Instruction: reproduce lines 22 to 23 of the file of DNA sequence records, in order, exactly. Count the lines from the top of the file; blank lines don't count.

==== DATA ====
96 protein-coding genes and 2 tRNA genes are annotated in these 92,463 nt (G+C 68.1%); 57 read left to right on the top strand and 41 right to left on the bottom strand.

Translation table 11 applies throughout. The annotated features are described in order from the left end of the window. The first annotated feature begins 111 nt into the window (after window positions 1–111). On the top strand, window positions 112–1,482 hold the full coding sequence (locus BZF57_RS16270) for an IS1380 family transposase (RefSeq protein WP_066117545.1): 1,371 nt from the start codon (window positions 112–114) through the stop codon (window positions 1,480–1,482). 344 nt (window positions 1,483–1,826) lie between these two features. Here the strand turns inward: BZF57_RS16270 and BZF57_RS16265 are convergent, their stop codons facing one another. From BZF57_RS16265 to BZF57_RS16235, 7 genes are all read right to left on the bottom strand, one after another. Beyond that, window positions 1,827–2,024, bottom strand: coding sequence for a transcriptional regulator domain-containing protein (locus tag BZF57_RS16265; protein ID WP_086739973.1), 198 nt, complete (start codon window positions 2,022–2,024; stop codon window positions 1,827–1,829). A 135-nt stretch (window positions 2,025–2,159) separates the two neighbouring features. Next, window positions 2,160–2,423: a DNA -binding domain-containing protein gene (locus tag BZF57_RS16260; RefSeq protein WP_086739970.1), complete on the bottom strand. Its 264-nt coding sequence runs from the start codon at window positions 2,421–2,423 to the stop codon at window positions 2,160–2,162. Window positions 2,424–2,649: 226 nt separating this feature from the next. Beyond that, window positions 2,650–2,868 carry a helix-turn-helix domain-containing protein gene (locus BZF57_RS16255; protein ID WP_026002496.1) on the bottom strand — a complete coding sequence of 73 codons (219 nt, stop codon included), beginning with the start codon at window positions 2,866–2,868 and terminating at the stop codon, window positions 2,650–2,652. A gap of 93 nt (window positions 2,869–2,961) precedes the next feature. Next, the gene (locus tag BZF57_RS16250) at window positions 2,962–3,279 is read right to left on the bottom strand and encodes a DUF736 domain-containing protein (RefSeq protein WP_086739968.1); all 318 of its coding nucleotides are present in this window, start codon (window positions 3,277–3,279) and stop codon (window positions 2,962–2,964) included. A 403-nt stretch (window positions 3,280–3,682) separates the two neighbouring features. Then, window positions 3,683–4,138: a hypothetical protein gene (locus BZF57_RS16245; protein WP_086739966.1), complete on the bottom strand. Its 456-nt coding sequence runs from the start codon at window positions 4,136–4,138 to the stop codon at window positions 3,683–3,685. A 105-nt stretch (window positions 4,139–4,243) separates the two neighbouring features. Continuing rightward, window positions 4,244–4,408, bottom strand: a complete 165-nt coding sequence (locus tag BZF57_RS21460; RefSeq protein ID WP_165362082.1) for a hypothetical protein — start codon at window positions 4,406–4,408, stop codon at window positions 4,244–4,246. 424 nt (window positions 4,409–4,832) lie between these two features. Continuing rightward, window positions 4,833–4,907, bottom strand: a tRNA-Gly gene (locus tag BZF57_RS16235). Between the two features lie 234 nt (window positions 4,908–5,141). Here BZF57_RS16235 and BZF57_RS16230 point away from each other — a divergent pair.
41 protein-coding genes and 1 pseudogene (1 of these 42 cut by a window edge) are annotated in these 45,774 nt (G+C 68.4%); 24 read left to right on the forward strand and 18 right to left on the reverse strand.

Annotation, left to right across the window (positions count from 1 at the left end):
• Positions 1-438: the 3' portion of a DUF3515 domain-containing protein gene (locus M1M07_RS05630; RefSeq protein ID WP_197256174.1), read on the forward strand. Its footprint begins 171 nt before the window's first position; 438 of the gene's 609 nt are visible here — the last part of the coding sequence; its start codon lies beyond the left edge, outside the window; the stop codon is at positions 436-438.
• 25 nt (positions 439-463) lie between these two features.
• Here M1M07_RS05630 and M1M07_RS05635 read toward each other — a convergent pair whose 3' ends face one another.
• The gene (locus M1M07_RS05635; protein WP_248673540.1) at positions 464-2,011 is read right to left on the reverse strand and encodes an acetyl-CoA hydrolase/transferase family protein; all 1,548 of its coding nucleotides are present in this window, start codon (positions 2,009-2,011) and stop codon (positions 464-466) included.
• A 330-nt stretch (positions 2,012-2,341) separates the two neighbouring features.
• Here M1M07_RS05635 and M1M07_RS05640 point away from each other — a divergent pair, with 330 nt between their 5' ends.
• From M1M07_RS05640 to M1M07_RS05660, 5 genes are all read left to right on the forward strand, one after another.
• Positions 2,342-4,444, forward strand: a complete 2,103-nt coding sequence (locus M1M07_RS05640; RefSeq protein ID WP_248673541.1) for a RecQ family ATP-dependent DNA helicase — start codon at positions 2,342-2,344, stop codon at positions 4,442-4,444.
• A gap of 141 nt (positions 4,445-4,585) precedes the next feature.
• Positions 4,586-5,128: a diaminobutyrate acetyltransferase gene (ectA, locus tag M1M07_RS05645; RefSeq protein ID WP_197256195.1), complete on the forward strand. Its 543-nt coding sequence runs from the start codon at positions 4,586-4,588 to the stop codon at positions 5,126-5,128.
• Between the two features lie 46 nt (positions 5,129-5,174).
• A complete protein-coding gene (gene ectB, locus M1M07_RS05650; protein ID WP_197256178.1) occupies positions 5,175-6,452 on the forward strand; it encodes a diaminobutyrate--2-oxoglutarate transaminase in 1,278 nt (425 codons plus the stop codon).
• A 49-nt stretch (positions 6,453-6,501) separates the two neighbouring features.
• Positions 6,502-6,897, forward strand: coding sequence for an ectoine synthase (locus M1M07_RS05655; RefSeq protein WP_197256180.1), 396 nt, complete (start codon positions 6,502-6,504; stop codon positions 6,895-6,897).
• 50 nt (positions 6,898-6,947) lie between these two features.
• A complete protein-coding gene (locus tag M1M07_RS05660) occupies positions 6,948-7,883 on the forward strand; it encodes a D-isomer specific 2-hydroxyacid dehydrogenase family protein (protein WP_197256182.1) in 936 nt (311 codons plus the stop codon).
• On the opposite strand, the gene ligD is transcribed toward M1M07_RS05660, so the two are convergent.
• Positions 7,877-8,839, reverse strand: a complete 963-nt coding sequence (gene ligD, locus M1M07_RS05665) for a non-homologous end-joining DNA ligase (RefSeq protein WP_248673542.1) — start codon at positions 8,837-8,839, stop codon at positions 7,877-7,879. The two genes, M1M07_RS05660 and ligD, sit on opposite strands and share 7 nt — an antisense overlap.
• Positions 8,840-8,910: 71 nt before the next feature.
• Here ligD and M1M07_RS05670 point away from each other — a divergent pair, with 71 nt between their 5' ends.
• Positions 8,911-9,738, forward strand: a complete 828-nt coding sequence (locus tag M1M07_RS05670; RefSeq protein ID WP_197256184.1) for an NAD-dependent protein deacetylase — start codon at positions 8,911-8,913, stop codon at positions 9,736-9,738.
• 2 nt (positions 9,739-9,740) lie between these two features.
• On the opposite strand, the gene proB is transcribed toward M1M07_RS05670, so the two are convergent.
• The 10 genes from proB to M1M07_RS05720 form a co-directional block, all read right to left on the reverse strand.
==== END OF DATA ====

• Positions 7,877-8,839, reverse strand: a complete 963-nt coding sequence (gene ligD, locus M1M07_RS05665) for a non-homologous end-joining DNA ligase (RefSeq protein WP_248673542.1) — start codon at positions 8,837-8,839, stop codon at positions 7,877-7,879. The two genes, M1M07_RS05660 and ligD, sit on opposite strands and share 7 nt — an antisense overlap.
• Positions 8,840-8,910: 71 nt before the next feature.